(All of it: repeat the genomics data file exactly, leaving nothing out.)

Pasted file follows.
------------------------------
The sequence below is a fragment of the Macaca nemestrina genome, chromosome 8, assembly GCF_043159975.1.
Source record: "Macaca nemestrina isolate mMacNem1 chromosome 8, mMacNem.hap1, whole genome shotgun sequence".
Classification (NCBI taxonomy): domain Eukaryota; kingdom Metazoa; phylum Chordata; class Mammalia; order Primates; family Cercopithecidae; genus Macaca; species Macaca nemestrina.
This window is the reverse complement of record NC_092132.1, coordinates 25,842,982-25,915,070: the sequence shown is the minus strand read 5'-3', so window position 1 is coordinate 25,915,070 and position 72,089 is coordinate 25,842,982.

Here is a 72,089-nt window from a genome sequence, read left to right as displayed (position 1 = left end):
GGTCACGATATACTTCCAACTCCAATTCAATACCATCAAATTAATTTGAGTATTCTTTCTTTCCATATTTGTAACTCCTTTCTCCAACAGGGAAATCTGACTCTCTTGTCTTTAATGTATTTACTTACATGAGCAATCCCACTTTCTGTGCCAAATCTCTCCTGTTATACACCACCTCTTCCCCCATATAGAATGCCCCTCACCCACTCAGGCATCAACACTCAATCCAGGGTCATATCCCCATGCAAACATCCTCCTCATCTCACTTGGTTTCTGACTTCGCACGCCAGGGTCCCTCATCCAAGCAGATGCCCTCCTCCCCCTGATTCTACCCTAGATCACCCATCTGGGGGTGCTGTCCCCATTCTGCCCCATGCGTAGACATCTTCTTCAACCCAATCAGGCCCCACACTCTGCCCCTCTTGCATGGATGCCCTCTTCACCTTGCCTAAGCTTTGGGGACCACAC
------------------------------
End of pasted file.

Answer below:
The sequence below is a fragment of the Macaca nemestrina genome, chromosome 8, assembly GCF_043159975.1.
Source record: "Macaca nemestrina isolate mMacNem1 chromosome 8, mMacNem.hap1, whole genome shotgun sequence".
Classification (NCBI taxonomy): domain Eukaryota; kingdom Metazoa; phylum Chordata; class Mammalia; order Primates; family Cercopithecidae; genus Macaca; species Macaca nemestrina.
This window is the reverse complement of record NC_092132.1, coordinates 25,842,982-25,915,070: the sequence shown is the minus strand read 5'-3', so window position 1 is coordinate 25,915,070 and position 72,089 is coordinate 25,842,982.

Here is a 72,089-nt window from a genome sequence, read left to right as displayed (position 1 = left end):
GGTCACGATATACTTCCAACTCCAATTCAATACCATCAAATTAATTTGAGTATTCTTTCTTTCCATATTTGTAACTCCTTTCTCCAACAGGGAAATCTGACTCTCTTGTCTTTAATGTATTTACTTACATGAGCAATCCCACTTTCTGTGCCAAATCTCTCCTGTTATACACCACCTCTTCCCCCATATAGAATGCCCCTCACCCACTCAGGCATCAACACTCAATCCAGGGTCATATCCCCATGCAAACATCCTCCTCATCTCACTTGGTTTCTGACTTCGCACGCCAGGGTCCCTCATCCAAGCAGATGCCCTCCTCCCCCTGATTCTACCCTAGATCACCCATCTGGGGGTGCTGTCCCCATTCTGCCCCATGCGTAGACATCTTCTTCAACCCAATCAGGCCCCACACTCTGCCCCTCTTGCATGGATGCCCTCTTCACCTTGCCTAAGCTTTGGGGACCACAC